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  • AWS Has Started Charging for Public IPv4 Usage

    Since the beginning of February, AWS has been charging every public IPv4 address used by customers. While the 0.005 USD per hour charge might encourage developers to be more frugal with the usage of public IPv4 addresses, AWS is estimated to generate an extra annual revenue ranging between 400 million and 1 billion USD.

  • AWS to Begin Charging for Public IPv4 Addresses

    AWS recently announced that starting from February 2024, they will be charging for public IPv4 addresses. According to the cloud provider, this change aligns AWS with other cloud providers, encourages frugal usage of a scarce resource, and accelerates the adoption of IPv6.

  • Cloudflare Servers Share IP Addresses for Egress Traffic

    Cloudflare recently detailed how it manages its servers' egress traffic using "soft-unicast ". Soft-unicast allows multiple servers to share a single IPv4 address for their egress traffic while redirecting the response packets to the correct physical server. It provides a scalable, cost-efficient solution for Cloudflare to offer various products that require tagged egress IP addresses.

  • AWS Supports Transfer of IP Addresses between Accounts

    AWS recently announced Elastic IP transfer, an Amazon VPC feature to transfer IP addresses across accounts. The new option helps with organizational restructuring, centralized security administration, and disaster recovery.

  • AWS Introduces Managed Prefix List for CloudFront

    AWS recently announced the availability of the AWS managed prefix list for CloudFront. Customers can now limit inbound HTTP/HTTPS traffic to a VPC and an application from only IP addresses that belong to CloudFront’s origin-facing servers.

  • America runs out of IPv4 Addresses as IPv6 Usage Rises

    ARIN, the resource registry that hands out allocations for IPv4 addresses, has announced that it has no more IPv4 addresses to give out. Although this doesn't mean no more IPv4 addresses will be allocated, it has brought to an end the question of when such addresses will run out. Meanwhile, IPv6 usage continues to climb with the release of iOS 9.

  • World IPv6 Day

    Today is World IPv6 day, when large organisations will enable IPv6 resolution of their hosts will be enabled permanently. This follows on from last year's successful tests when IPv6 connectivity was enabled for a day.

  • IPv6 to be Widely Enabled on World IPv6 Launch Day

    Following on from the success of last year's World IPv6 day, in which major organisations such as Facebook and Google enabled IPv6 connectivity for a 24h period, the Internet Society has announced Google, Facebook, Yahoo and Bing) and on World IPv6 Launch Day (6th June 2012) the websites will switch on their IPv6 support and leave it permanently enabled.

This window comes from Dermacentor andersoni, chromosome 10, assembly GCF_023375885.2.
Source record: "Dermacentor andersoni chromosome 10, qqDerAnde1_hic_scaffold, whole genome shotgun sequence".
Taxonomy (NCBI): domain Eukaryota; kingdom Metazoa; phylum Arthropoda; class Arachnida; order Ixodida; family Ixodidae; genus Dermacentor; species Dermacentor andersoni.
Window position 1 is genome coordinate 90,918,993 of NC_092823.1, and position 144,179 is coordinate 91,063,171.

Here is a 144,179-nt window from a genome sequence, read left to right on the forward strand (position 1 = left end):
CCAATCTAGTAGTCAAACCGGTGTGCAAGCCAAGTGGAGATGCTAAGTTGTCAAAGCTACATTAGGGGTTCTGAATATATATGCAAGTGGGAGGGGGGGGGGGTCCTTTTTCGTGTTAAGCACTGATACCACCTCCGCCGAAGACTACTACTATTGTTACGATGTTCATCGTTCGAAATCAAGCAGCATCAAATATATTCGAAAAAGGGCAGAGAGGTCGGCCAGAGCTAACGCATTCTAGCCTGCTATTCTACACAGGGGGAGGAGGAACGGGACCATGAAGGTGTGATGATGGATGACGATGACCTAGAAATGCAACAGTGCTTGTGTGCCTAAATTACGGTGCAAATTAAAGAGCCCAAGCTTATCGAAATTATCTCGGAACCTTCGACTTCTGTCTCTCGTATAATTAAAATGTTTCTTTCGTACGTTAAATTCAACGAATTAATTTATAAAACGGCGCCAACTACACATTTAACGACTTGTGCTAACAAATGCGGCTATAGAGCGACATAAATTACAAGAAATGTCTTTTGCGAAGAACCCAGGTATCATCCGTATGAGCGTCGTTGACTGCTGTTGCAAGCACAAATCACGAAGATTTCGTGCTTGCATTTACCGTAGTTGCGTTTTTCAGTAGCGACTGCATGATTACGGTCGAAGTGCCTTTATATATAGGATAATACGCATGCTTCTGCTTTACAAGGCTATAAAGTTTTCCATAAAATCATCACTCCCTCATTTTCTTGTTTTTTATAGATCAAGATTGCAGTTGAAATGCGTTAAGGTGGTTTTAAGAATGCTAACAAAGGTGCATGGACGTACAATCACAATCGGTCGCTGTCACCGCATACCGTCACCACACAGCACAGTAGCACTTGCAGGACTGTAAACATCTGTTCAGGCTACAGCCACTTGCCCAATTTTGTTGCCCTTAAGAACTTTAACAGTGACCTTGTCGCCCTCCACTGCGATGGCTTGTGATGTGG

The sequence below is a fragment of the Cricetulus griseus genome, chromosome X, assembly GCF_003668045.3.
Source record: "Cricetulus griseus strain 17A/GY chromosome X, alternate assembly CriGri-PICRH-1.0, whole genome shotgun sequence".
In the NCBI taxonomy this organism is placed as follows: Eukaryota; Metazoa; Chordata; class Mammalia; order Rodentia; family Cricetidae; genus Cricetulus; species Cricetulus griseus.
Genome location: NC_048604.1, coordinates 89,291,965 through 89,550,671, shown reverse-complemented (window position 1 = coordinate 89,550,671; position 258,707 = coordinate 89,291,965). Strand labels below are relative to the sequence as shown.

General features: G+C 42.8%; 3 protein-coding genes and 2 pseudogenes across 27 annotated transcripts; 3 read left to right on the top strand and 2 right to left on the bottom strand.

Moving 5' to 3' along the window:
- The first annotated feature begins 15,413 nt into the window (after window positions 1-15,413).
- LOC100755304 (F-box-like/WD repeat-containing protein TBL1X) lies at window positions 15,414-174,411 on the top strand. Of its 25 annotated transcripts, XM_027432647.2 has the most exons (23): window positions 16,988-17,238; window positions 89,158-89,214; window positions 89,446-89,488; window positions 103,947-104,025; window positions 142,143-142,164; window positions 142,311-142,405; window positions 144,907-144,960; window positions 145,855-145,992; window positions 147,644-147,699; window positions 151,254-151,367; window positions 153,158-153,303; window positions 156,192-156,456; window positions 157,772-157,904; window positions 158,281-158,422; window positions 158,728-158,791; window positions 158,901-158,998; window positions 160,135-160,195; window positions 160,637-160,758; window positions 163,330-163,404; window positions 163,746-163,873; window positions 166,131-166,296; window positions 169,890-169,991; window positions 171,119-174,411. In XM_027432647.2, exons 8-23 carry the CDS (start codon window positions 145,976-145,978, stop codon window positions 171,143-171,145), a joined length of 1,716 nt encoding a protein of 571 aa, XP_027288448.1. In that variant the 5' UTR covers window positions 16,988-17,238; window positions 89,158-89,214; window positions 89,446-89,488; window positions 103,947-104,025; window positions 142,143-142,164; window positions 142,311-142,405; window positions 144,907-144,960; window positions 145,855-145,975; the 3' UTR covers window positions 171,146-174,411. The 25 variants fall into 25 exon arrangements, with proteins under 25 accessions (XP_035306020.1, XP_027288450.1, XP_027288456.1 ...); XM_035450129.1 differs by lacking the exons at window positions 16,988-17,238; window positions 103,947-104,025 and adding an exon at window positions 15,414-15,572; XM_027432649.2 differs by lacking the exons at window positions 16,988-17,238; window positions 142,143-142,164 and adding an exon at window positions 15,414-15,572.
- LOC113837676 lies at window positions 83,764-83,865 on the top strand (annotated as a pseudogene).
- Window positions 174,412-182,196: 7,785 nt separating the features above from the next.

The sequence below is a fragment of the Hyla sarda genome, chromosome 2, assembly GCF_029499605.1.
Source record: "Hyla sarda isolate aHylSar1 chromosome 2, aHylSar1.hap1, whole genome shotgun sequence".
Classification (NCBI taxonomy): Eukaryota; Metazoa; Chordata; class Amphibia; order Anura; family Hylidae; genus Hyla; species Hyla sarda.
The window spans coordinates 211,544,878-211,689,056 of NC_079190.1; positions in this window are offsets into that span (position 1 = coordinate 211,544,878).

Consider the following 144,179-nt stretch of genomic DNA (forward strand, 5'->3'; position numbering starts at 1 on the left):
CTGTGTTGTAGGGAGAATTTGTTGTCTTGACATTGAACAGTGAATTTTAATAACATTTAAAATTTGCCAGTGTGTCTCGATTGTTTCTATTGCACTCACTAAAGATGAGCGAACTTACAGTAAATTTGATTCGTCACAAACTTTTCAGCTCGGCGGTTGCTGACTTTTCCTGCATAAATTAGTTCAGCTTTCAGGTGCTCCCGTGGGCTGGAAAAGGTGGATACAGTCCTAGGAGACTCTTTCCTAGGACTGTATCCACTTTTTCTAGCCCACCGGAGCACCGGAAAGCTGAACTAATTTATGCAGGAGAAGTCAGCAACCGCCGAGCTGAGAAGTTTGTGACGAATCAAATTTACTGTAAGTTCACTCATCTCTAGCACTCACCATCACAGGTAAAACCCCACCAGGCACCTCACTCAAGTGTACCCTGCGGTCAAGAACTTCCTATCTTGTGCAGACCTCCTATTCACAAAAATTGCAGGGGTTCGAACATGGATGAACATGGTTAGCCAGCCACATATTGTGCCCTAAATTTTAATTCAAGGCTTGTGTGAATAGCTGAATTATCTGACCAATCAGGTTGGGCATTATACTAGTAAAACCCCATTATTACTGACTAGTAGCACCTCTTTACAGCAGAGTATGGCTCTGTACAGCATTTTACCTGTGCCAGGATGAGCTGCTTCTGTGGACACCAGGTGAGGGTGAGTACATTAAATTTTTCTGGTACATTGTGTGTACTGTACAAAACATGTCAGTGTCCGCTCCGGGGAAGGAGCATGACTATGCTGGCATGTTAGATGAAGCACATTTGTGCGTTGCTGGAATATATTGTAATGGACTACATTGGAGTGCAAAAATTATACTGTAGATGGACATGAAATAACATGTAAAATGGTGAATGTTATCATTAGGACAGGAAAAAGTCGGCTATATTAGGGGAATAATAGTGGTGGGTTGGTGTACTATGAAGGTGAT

• World IPv6 Day: Conclusions

    World IPv6 Day proved to be a success. Major service providers and websites are ready for IPv6, but some experience response times lower than when using IPv4. Experts draw attention to a possible security flaw in IPv6 implementations.

  • World IPv6 Day Has Started

    June 8th 2011 is World IPv6 day, where many large internet organisations such as Google and YouTube, and social networks like Facebook have IPv6 enabled their sites for at least the next 24 hours. If you have an IPv6 connection, then when you visit these sites you'll be going over the IPv6 network instead of the IPv4 network.

  • World IPv6 Day

    The Internet Society has called for a World IPv6 Day on 8th June 2011 to promote the use of IPv6 by major organisations such as Google, Facebook and Akami. With IPv4 blocks expected to run out in the next week, the timing for the announcement could not be better.

  • 100 days of IPv4 left

    The number of allocatable IPv4 addresses has dropped below 160 million, leading to predictions that the IPv4 address space will be used up in less than 100 days. What does this mean?

  • IPv4 Addresses Running Out; Where is IPv6?

    This week, the Number Resource Organisation, the official representative of the five Regional Internet Registries and who oversees the allocation of IP addresses, announced that less than 10 percent of IPv4 addresses remain unallocated. If it's not addressed in the near future, the ramifications could be serious for the world wide web.